Various tavernas and beach-cafés crop up in the two communities, but head and shoulders above the rest, on each of my two recent visits, is Istories tou Barba, a tsipourádiko in Mólos, just north of the stream, with a nice line in seafood like grilled thrápsalo (deep-water squid) and mydopílafo, tsípouro (of course) and a soundtrack of Cretan music (they’re not from there, they just like it). Reservations (tel 22220 9153) suggested or groups. At
the far south end of
Magaziá, there’s a quieter, traditional, non-beachy kafenío, and worthwhile Stefanos taverna (though I haven’t eaten there), both near the Ftoulis ceramic workshop (tel 22220 91559), considered the best of several on the island.
At the far north end of Mólos, the beach becomes studded with weirdly eroded rocks at Pouriá, one of the strangest spectacles on Skyros. The ‘erosion’ is actually the aftermath of quarrying by the Romans and Byzantines; the biggest monolith, next to the windmill-café at the cape, actually has a chapel of Ágios Nikólaos hacked into one corner. The largest offshore islet here, Ágios Ermoláos, is the venue for a lively 25–26 July festival, with little
boats coming and going.
The road here ends at Gyrísmata beach – long, sandy and very exposed, so for calm days only. The only other facility here is a fish-strong taverna, Stelios.
Skyros has a race of native pony, related to the ones living on Exmoor or Dartmoor. They are thought to be the diminutive steeds carved on the Parthenon frieze; in legend Achilles went off to fight at Troy mounted on a chestnut specimen. Until recent years they were used for summer threshing; communally owned, they were left to graze
wild ten months of the year on Vounó, from where each family in turn rounded up the ponies they needed. Currently only about 150 individuals survive,
and the breed is threatened by the decline of local agriculture, indifference and cross-breeding; this figure includes about twenty sterile specimens fathered by donkeys, who often prevent pure-blood stallions from mating. To be classed as a true Skyrian pony, the animal must be 98–115cm in height, and 130cm maximum from shoulder to tail. The largest concentration of the appealing beasts can be seen at Amanda Simpson’sand Stathis Katsarelias’ Skyrian Horse Project (tel 6986051678, http://skyrianhorse.wordpress.com/;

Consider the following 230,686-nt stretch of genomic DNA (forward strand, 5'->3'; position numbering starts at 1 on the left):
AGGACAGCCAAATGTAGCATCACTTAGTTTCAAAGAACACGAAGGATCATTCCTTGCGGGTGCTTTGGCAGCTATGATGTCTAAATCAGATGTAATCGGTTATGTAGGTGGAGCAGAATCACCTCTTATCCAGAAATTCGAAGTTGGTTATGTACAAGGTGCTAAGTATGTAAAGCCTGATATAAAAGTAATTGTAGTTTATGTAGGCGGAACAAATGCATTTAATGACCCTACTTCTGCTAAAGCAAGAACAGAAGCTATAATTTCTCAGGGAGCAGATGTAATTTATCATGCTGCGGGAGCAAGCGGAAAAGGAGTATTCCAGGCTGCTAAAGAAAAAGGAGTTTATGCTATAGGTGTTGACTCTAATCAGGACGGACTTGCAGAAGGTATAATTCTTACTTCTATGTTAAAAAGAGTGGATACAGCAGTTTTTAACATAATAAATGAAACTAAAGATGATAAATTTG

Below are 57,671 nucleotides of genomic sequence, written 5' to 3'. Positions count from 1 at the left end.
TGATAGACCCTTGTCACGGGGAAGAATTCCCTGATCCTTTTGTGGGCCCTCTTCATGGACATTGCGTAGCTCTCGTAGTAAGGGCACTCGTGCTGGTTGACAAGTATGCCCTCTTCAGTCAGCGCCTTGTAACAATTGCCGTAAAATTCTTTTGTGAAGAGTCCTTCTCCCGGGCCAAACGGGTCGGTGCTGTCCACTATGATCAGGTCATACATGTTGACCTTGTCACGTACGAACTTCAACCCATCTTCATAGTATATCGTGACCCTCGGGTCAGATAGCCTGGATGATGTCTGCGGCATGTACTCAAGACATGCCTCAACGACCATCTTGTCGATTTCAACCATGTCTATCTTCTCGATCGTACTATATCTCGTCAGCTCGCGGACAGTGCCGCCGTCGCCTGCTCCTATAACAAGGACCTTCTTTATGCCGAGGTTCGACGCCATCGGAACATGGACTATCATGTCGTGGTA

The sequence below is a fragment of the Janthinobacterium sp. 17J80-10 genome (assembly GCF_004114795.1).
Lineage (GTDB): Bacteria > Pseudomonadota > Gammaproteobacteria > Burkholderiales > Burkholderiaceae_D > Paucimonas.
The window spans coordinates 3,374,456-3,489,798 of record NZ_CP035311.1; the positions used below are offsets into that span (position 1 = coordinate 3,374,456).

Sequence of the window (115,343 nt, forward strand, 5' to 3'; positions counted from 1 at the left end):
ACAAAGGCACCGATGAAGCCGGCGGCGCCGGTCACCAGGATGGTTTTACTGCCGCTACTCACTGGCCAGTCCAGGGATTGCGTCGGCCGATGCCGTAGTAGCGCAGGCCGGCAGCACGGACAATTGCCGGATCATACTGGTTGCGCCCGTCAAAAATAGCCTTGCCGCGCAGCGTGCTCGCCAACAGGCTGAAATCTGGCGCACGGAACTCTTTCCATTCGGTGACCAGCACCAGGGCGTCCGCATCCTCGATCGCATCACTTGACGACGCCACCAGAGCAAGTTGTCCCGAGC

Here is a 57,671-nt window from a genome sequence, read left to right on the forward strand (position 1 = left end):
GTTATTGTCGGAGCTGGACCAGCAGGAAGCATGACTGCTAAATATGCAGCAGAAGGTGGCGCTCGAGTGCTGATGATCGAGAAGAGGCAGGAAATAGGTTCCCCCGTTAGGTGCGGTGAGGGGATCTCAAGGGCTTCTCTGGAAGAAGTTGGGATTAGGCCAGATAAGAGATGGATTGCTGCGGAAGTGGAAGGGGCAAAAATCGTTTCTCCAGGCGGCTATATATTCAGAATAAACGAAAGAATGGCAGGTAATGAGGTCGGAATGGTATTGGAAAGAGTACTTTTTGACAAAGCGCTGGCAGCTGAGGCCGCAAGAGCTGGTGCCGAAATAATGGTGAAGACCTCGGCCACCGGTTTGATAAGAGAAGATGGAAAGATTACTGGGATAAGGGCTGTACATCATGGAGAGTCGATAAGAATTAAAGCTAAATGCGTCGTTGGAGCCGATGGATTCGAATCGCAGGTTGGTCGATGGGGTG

daily 11am–1pm & 6.30–8pm), behind the main Mólos supermarket. Donations are gratefully accepted as they get no official support for their efforts to maintain a healthy and genetically viable pony population.
A LOOP AROUND MERÓPI
The main road west from Magaziá, signposted for the airport, launches you on a circuit of the Merópi portion of the island. The first worthwhile detour is sandy Karefloú beach, but bring supplies and be prepared for an, ahem, breeze. Next stop might be the early Bronze Age port town at Palamári (Mon–Fri 7.30am–2.30pm),
where walkways through the exposed dwellings have been prepared, and much of the landward fortification walls uncovered. Until abandonment in about 1600BC, the place
would have had a prime harbour in an adjacent lagoon (now silted up); today’s beach is of middling quality.
One of Skyros‘ top rural tavernas stands nearby at the junction with the airport slip road: To Perasma (aka O Tzanos; tel 22220 92911), with outstanding lamb, goat and cheese dishes, claiming to be open all day year round. Certainly the air force/airport personnel attend in numbers. Again, somewhere I’ve eaten twice without mishap.
Continuing counter-clockwise gets you to the turning for Ágios Pétros beach, about the most scenic on the island, and clothing optional, but there’s annoying reef to cross to reach deeper water. The road briefly skims the water at the next bay, Kalógria (aka Kyrá Panagiá, with a taverna but a negligible beach.
Immediately after you’ll arrive at Atsítsa, famous as the local headquarters of the Skyros Centre (www.skyros.com), which divides its seminar offerings between writing workshops (big names like Hanif Kureishi, Sue Townsend and Margaret Drabble have acted as ‘facilitators’ in the past) and assorted touchie-feelie activities, notably
yoga and singles holidays. The beach here is rocky and all but unusable; the strange items stranded offshore are said to be remains of British-built
ore-loading structures exploiting nearby mines.
Head south from here on the paved road, not inland on dirt track, to Ágios Fokás bay, which I’m afraid I’ll have to slander (grubby, unusable gravel-sand beach on two visits, though you may strike lucky), and a reportedly okay taverna, Kyra Kalis. This is also the heart of the rather dreary burn zone for a major 2007 forest-fire, but you quickly climb out of this en route to the spectacular look-out point of Ágios Pandelímonas, with sweeping views southeast
over Péfkos and
Linariá towards Vounó. From here, you descend to the Linariá-Hóra road, with a final possible swim at Péfkos.
Vounó, the lofty southeast half of Skyros, is little visited for several reasons. There are few roads in, and having a jeep (not many of these available from the rental outlets) would be a good idea. Some of it (clearly posted) is a military zone. And once past the taverna at Kalamítsa, there are no facilities at all.
You’re most likely to hear about Vounó (‘Mountain’) locally as the focus of a fierce controversy, which emerged just before my 2007 visit and was still being hotly debated in 2012. Almost all of its territory belongs to the Athonite monastery of Megístis Lávras, who have announced plans to erect 111, enormously tall wind turbines, potentially the largest (and ugliest) such installation in the world. The power will be sold on elsewhere, bringing little
long-term benefit to